Trump — More Catholic Than Many Catholics
Dear Editor: How dare Archbishop Gregory criticize President Trump, who has been more Catholic these past few years than most Catholics in this country and abroad (“Archbishop Rebukes Trump Visit to Shrine,” June 6).
It is more than reprehensible that [Archbishop Gregory] criticizes the president as he holds up the Bible while the protesters are throwing bricks. It is reprehensible to criticize him and his wife as they finish praying in front of the Blessed Sacrament in the Catholic shrine.
Yet, his critics stand by — people like Nancy Pelosi, Joe Biden, Tim Kane, John Kerry, Governor Cuomo, and so many other hypocrite politicians — claiming they’re Catholic to get the Catholic vote while they legislate and implement policies that promote, fund, and glorify abortion.
And then, some bishops and priests will have the audacity to give these and so many falling-away Catholics — who have excommunicated themselves from the Catholic Church — the sacrament of Holy Communion. As St. Paul said, he who eats and drinks of the body and blood of Christ in an unworthy manner eats and drinks condemnation upon themselves.
David A. Vogel
Editor’s note: Vogel is a Catholic recording artist and founding member of “Catholics For Trump.”
Trump Has Been a Voice For Religious Freedom
Dear Editor: I am extremely disappointed with Archbishop Gregory’s comments about our president’s visit to the St. John Paul ll National Shrine (“Archbishop Rebukes Trump Visit to Shrine,” June 6).
This President has consistently been a voice for religious freedom. He is standing up to the violent agitators and he is criticized for it. Pope John Paul II showed moral courage against evil and violence in the world. He took a lot of heat for walking the narrow path of Our Savior.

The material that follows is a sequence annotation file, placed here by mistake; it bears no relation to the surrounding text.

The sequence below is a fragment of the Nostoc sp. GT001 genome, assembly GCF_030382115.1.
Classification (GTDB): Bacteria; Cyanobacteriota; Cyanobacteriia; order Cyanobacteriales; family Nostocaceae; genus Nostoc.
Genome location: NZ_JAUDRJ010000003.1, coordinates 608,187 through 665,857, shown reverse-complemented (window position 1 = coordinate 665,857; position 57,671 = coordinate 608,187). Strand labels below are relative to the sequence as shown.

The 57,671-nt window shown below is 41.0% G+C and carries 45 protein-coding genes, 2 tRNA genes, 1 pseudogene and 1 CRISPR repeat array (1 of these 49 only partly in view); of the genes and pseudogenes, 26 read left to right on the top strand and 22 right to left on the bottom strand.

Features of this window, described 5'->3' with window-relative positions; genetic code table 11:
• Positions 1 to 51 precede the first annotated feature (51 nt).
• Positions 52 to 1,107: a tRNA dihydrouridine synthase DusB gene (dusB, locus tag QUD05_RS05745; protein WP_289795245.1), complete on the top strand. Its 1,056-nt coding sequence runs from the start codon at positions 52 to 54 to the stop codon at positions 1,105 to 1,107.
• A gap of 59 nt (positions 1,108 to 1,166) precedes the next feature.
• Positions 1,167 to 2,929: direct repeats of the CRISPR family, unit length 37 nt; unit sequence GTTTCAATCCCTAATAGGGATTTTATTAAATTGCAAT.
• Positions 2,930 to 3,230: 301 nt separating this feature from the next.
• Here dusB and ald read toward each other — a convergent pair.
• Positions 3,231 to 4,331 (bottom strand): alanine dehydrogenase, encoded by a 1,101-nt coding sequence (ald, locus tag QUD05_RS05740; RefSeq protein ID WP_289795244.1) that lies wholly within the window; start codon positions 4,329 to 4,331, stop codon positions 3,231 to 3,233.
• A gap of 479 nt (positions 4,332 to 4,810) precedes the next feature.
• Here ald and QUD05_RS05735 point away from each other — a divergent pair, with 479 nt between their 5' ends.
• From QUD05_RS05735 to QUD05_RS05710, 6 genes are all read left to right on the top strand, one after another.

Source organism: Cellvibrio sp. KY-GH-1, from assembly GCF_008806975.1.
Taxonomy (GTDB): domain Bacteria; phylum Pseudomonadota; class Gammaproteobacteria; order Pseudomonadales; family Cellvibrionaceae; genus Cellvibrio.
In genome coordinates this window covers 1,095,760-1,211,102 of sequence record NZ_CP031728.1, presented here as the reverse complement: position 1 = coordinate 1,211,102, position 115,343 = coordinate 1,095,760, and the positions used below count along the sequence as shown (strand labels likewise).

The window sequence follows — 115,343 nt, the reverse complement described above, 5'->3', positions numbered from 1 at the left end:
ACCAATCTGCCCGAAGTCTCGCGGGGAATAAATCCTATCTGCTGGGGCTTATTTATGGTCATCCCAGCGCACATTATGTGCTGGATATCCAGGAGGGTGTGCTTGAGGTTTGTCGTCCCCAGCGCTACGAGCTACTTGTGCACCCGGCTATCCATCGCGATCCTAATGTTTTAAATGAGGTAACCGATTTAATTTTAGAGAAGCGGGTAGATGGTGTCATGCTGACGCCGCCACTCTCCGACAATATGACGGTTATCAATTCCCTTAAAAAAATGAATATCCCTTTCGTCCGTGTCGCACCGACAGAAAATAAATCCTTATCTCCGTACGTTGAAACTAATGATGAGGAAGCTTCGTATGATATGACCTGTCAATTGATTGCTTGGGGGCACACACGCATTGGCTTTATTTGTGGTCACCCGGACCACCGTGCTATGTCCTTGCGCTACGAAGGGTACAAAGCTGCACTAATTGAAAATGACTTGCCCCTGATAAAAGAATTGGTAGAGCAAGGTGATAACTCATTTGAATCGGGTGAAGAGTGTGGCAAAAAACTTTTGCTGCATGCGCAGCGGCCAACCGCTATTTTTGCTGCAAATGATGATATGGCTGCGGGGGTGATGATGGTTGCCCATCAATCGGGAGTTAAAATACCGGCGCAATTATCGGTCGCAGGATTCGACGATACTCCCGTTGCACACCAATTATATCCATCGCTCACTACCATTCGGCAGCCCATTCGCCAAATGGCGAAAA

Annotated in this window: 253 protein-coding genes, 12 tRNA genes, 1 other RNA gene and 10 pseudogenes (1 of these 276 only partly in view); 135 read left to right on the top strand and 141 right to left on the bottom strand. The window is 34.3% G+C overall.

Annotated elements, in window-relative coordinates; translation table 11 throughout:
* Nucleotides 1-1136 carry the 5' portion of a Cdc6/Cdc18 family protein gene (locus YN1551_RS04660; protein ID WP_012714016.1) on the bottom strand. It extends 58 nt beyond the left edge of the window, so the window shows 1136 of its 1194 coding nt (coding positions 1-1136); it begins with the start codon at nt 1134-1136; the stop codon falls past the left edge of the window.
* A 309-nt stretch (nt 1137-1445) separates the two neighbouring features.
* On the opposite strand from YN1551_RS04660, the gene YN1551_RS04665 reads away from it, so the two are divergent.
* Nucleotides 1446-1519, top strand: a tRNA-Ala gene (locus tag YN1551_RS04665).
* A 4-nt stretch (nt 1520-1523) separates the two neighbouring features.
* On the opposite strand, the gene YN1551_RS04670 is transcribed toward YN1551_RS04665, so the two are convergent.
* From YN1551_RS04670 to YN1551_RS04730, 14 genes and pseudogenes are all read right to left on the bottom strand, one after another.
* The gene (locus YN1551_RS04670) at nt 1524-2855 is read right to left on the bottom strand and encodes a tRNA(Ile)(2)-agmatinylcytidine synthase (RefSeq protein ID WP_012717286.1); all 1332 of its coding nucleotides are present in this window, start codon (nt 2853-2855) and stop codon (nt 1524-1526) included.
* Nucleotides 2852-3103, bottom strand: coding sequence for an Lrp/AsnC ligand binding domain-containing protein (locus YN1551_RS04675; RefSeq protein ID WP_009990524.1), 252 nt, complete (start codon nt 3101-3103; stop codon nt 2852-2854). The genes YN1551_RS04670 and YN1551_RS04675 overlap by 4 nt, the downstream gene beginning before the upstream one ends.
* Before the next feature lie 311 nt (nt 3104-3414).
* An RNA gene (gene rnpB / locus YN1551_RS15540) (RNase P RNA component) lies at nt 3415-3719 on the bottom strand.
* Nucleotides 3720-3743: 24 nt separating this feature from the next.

To me, this archbishop is one of the many diffident pastors who lost their passion for the vibrancy of Our Lord’s message and teachings. He is part of the problem in our Church, not the solution.
Archbishop Gregory Does Not Speak for Us
Dear Editor: I am a Catholic and Archbishop Gregory does not speak for us (“Archbishop Rebukes Trump Visit to Shrine,” June 6).
President Trump signed an executive order that same day protecting religious rights which no Democrat will do. His praying in our churches should be a humbling example, and a gesture of hope for us, that he could be entering our faith and becoming Catholic to join his wife, instead of an occasion to issue a cold political judgment.
Archbishop Gregory is not promoting unity and prayer but accusing the president. It is a horrible example. May you be judged tomorrow as you judged the president’s intentions today.
Sterling Heights, Michigan
The Cancerous Tumor of Racism
Dear Editor: All too often history repeats itself and then life goes on! The tragic death of George Floyd is one example.
An innocent life is lost by racist feelings, there are protests, followed by unacceptable looting, and then it’s forgotten until it happens again!
Sure, looting and burning of offices and commercial businesses is not acceptable, and must be condemned, but is that the only problem? When you hear hatred from the very top echelon of the U.S. government then what do you expect?
Dr. Martin Luther King Jr. once said, “Let us all hope that the dark clouds of racial prejudice will soon pass away … and in some not too distant tomorrow the radiant stars of love and brotherhood will shine over our great nation with all their scintillating beauty.”
Msgr. John C. Tosi, a Very Kind Priest
Dear Editor: Msgr. Tosi was a very kind priest (“Brooklyn Pastor Remembered For Bringing ‘People to Christ,’ ”Obituaries, May 30).
He was especially comforting when my husband Bob, who had been the Scoutmaster at St. Luke’s for 33 years, died. He allowed the more than 50 Scouts present to say their oath at the end of the funeral Mass. He said he normally did not swerve from the proper order of Mass but allowed it in this extraordinary situation.
God blessed you, Msgr. Tosi, you are home now. You made us better Catholics.